Milwaukee, Wis. – Much like small and large businesses, charities are feeling the impact of the spread of COVID-19, the disease caused by the coronavirus. Some charity trade organizations have canceled conferences, and others are forging ahead while advising attendees to take measures to protect themselves and others, such as frequent hand washing and refraining from handshaking.
Agencies like the Centers for Disease Control and Prevention (CDC) are predicting that the virus will spread far and wide, and perhaps for a long time. Charities should start developing contingency plans in the event that meetings and conferences planned for later in the year have to be canceled or adapted. Consider offering remote discussions and webinar formats, versus face to face meetings.
Common sense advice also appeared in Fast Company magazine which included advice for businesses that can be just as applicable to charities. For example:
- Restricting or reducing employee travel to just those situations that must be handled in person
- Encouraging employees to stay home if they feel ill
- Developing alternative program delivery plans should staff be significantly reduced due to sick leave
- Approving more remote work alternatives for employees so they can work from home
Contingency plans for charities will need to be individually tailored for a charity’s facts and circumstances. Some potential points might include identifying how the charity’s programs may need to be modified to address changing demands, particularly if the charity is already addressing issues such as health, education or helping vulnerable individuals. Private foundations may consider funding to help encourage charities to fill anticipated gaps not addressed by government agencies.
For more information, see the BBB Wise Giving Alliance article on the potential impact of coronavirus on charities.
ADVICE FOR CONSUMERS WISHING TO CONTRIBUTE TO CHARITIES
To help contributors make their own wise giving decisions to charities addressing the coronavirus outbreak, BBB Wise Giving Alliance suggests that donors keep the following tips in mind:
- It is best to consider experienced relief organizations. New charities may have the best of intentions but may face great challenges in fulfilling promises in another country.
- Verify the trustworthiness of soliciting relief organizations by visiting Give.org to access free reports that specify if the charity meets the 20 BBB Standards for Charity Accountability.
- See if the charity has existing connections to be able to deliver aid to impacted areas. Without well-established connections, it may be difficult to provide assistance quickly and effectively.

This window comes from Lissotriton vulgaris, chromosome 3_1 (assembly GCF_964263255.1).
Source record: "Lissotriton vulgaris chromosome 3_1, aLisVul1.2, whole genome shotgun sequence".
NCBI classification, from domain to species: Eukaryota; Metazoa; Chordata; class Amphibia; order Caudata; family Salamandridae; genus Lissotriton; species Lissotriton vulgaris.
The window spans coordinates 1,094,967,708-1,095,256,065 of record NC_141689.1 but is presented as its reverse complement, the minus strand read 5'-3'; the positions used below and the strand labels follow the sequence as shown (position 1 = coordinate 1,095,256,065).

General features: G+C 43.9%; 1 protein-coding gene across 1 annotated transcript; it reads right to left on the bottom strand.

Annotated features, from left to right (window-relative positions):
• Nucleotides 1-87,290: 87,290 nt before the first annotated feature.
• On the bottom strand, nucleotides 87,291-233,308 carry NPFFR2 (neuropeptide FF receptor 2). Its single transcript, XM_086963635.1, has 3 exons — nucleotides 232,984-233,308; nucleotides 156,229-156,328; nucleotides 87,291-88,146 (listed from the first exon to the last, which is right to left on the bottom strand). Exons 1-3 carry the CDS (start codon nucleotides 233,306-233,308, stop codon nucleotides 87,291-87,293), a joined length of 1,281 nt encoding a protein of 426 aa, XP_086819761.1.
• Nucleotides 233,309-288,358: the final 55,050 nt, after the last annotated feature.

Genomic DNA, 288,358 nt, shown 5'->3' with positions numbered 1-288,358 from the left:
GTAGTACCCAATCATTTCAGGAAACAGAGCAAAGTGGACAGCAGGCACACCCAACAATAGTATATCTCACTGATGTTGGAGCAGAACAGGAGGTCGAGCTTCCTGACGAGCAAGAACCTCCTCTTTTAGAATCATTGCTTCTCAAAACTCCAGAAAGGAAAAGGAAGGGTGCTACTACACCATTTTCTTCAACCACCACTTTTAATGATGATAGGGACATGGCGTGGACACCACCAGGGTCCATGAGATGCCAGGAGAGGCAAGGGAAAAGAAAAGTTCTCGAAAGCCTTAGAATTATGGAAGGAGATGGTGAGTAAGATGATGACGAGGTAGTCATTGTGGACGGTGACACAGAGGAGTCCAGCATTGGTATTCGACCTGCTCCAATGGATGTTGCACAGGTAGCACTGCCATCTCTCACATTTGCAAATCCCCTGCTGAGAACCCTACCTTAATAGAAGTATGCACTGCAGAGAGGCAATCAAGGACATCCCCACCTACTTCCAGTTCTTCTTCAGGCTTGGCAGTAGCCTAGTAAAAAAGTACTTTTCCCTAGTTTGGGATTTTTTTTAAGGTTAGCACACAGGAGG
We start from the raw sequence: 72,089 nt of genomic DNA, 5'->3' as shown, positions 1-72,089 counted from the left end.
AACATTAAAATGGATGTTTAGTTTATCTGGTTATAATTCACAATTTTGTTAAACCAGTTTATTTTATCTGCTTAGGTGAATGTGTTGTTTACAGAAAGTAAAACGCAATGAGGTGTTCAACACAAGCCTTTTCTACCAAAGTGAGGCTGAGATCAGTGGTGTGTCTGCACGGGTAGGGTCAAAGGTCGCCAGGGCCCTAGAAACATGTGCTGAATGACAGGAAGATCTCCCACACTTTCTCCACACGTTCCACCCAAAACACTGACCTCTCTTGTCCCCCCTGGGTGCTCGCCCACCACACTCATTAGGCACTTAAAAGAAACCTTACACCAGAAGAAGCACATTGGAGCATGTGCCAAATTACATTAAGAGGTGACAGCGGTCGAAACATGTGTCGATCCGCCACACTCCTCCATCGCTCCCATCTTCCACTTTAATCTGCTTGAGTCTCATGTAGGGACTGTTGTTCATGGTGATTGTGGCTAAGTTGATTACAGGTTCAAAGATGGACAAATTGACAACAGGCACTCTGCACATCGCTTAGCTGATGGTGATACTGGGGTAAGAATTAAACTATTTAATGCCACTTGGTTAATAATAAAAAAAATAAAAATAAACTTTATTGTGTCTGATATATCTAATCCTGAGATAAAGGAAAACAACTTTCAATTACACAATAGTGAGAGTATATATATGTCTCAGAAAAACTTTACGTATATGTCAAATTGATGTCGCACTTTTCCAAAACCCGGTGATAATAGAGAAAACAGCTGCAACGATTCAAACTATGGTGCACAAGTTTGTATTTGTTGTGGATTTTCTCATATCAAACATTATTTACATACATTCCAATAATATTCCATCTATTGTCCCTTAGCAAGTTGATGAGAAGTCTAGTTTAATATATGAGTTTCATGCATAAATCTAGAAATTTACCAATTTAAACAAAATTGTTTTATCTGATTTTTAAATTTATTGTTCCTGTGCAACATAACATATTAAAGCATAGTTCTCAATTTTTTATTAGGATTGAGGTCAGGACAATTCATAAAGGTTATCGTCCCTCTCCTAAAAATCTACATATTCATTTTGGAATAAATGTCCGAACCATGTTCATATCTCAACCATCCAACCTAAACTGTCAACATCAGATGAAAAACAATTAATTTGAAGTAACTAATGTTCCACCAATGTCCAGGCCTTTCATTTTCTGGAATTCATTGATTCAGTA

- Some charities may be raising money to pass along to other relief organizations. If so, you may want to consider “avoiding the middleman” and give directly to charities that either have a presence in the region or an established connection.
- See if the charity’s appeal clearly describes the intended use of funds. Watch out for vague solicitations that promise assistance to those in need but don’t explain how it will be carried out.
- Understand crowdfunding. While there are resources like Give.org to help vet charities, it can be difficult to vet individuals. If you decide to contribute to an individual via crowdfunding, it is safest to give to people you personally know. Also, if a charity is raising money using a crowdfunding posting, see the advice noted above. Be particularly cautious of hazy requests that are not clear about the nature of support that will be provided. Also review the site’s instructions to find out about any fees, how quickly funds will be disbursed and other matters of potential importance.
The American Red Cross (a BBB Accredited Charity) issued a press release and is providing blankets, comfort kits, snacks, stuffed animals and other support items for those who have been quarantined at government facilities. According to the press release, they are collaborating “with AABB, the U.S. Food and Drug Administration and the Centers for Disease Control and Prevention to ensure the safety and availability of the U.S. blood supply for patients in need.” They are asking individuals to postpone blood donations for 28 days if they have traveled to certain geographical areas or have been in contact with anyone who has or is suspected to have COVID-19. The American Red Cross notes it will continue to work with U.S. officials to determine what additional support may be needed in the coming days and weeks.
The following is a list of other BBB Accredited Charities (i.e., organizations that meet the 20 BBB Standards for Charity Accountability) that announce (on their websites) their activities to address coronavirus. This list will be updated as additional relief efforts come to Wise Giving Alliance’s attention.
For more information, see the BBB Wise Giving Alliance article on contributing to charities addressing coronavirus. For more information or further inquiries, contact the Wisconsin BBB at www.bbb.org/wisconsin, 414-847-6000 or 1-800-273-1002. Consumers also can find more information about how to protect themselves from scams by following the Wisconsin BBB on Facebook, Twitter, Instagram and YouTube.ABOUT BBB: For more than 100 years, the Better Business Bureau has been helping people find businesses, brands and charities they can trust. In 2018, people turned to BBB more than 173 million times for BBB Business Profiles on more than 5.4 million businesses and Charity Reports on 11,000 charities, all available for free at bbb.org. There are local, independent BBBs across the United States, Canada and Mexico, including BBB Serving Wisconsin which was founded in 1939 and serves the state of Wisconsin.